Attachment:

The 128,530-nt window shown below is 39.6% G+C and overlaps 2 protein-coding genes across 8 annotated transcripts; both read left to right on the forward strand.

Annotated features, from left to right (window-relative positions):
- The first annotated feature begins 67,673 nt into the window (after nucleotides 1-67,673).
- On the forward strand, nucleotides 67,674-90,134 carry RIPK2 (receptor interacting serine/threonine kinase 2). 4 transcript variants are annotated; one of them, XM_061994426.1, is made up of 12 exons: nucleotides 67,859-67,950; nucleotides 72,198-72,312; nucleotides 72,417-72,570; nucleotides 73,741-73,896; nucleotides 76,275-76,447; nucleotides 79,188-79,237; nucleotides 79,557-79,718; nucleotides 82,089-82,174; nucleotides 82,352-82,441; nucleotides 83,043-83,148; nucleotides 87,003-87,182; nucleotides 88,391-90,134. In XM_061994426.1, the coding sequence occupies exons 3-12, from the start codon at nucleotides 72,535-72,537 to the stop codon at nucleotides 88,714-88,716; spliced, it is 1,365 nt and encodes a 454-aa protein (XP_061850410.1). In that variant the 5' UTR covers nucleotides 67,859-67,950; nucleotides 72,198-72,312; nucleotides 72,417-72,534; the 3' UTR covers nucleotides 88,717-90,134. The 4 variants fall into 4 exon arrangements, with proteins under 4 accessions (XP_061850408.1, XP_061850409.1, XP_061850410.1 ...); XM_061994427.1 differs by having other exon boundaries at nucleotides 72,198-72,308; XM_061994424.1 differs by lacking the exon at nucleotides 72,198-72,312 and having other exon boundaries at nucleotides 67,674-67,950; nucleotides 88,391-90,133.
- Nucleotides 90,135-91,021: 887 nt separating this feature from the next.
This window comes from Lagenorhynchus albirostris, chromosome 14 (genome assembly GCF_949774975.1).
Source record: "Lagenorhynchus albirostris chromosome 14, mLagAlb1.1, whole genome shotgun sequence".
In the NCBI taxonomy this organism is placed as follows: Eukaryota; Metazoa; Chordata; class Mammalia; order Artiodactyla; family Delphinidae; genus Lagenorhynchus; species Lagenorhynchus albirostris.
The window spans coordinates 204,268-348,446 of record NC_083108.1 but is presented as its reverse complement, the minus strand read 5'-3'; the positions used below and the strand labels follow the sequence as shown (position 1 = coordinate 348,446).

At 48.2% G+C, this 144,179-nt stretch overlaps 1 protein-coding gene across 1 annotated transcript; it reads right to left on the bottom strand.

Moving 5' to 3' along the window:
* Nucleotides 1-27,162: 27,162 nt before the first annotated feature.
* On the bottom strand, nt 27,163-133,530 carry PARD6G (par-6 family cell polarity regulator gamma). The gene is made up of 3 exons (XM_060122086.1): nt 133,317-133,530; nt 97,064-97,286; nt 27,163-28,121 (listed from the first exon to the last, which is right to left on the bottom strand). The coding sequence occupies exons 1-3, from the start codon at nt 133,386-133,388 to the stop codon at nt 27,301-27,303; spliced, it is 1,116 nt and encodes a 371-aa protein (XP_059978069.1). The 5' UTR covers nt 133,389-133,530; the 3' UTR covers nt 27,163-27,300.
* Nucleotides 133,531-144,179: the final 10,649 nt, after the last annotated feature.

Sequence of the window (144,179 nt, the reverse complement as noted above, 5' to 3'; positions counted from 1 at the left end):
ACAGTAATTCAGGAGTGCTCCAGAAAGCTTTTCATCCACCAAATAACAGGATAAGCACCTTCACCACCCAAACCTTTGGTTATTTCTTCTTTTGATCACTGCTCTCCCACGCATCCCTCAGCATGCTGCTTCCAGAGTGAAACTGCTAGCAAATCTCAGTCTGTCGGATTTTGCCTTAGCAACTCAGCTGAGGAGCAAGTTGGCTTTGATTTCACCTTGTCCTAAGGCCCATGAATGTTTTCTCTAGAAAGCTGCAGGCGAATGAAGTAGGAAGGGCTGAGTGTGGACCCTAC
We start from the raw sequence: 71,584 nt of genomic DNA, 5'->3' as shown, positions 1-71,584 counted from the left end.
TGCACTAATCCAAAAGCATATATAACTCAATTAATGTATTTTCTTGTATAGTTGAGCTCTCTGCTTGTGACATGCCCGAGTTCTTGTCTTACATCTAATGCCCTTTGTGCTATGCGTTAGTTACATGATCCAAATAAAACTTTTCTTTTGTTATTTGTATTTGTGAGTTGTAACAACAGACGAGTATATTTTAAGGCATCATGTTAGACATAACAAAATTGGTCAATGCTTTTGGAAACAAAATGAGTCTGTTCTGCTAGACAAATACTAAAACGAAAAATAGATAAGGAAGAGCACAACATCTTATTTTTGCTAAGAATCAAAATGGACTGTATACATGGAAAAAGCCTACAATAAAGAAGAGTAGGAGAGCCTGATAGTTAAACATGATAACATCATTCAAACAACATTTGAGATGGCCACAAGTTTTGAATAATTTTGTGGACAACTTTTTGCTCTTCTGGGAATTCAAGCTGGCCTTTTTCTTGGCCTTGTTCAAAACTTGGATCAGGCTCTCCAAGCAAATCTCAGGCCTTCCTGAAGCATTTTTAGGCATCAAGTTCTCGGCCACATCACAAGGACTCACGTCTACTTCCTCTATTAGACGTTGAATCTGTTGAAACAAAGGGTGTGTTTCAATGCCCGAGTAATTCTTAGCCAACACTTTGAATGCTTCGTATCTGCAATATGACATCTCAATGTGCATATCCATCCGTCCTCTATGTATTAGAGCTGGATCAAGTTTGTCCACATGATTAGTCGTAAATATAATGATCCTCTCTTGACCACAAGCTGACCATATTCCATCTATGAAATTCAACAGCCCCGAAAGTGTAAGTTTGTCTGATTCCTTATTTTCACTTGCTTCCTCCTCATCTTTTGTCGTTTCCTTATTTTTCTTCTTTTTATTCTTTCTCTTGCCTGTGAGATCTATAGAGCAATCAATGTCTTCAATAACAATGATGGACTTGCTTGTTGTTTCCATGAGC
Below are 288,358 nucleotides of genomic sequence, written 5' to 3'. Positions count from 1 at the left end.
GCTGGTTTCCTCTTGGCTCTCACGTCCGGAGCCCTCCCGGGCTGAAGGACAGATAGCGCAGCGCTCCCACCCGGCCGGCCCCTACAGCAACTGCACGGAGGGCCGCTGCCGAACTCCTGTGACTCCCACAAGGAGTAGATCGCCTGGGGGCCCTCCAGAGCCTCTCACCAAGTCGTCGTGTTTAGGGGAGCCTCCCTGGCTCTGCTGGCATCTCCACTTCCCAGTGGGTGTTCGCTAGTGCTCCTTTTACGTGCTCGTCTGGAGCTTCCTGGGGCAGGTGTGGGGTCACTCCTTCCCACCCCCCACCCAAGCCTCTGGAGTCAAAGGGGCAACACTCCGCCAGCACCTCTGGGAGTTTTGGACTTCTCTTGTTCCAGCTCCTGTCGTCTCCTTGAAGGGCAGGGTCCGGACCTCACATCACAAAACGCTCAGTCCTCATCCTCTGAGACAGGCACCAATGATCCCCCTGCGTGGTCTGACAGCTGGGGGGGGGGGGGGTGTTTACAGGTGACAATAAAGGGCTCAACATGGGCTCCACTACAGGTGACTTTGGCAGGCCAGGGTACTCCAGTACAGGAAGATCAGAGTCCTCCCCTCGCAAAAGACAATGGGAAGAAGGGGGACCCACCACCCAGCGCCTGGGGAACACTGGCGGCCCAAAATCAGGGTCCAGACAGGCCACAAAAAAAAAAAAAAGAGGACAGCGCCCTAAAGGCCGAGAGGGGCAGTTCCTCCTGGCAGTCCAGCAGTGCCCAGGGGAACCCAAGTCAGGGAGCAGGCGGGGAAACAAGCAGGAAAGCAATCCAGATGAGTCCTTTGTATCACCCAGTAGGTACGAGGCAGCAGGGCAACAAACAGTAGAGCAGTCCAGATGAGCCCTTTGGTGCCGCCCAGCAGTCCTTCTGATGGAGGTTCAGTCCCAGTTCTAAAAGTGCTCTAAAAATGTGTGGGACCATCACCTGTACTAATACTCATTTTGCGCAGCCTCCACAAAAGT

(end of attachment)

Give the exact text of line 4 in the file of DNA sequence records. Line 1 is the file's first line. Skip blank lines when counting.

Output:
- On the forward strand, nucleotides 67,674-90,134 carry RIPK2 (receptor interacting serine/threonine kinase 2). 4 transcript variants are annotated; one of them, XM_061994426.1, is made up of 12 exons: nucleotides 67,859-67,950; nucleotides 72,198-72,312; nucleotides 72,417-72,570; nucleotides 73,741-73,896; nucleotides 76,275-76,447; nucleotides 79,188-79,237; nucleotides 79,557-79,718; nucleotides 82,089-82,174; nucleotides 82,352-82,441; nucleotides 83,043-83,148; nucleotides 87,003-87,182; nucleotides 88,391-90,134. In XM_061994426.1, the coding sequence occupies exons 3-12, from the start codon at nucleotides 72,535-72,537 to the stop codon at nucleotides 88,714-88,716; spliced, it is 1,365 nt and encodes a 454-aa protein (XP_061850410.1). In that variant the 5' UTR covers nucleotides 67,859-67,950; nucleotides 72,198-72,312; nucleotides 72,417-72,534; the 3' UTR covers nucleotides 88,717-90,134. The 4 variants fall into 4 exon arrangements, with proteins under 4 accessions (XP_061850408.1, XP_061850409.1, XP_061850410.1 ...); XM_061994427.1 differs by having other exon boundaries at nucleotides 72,198-72,308; XM_061994424.1 differs by lacking the exon at nucleotides 72,198-72,312 and having other exon boundaries at nucleotides 67,674-67,950; nucleotides 88,391-90,133.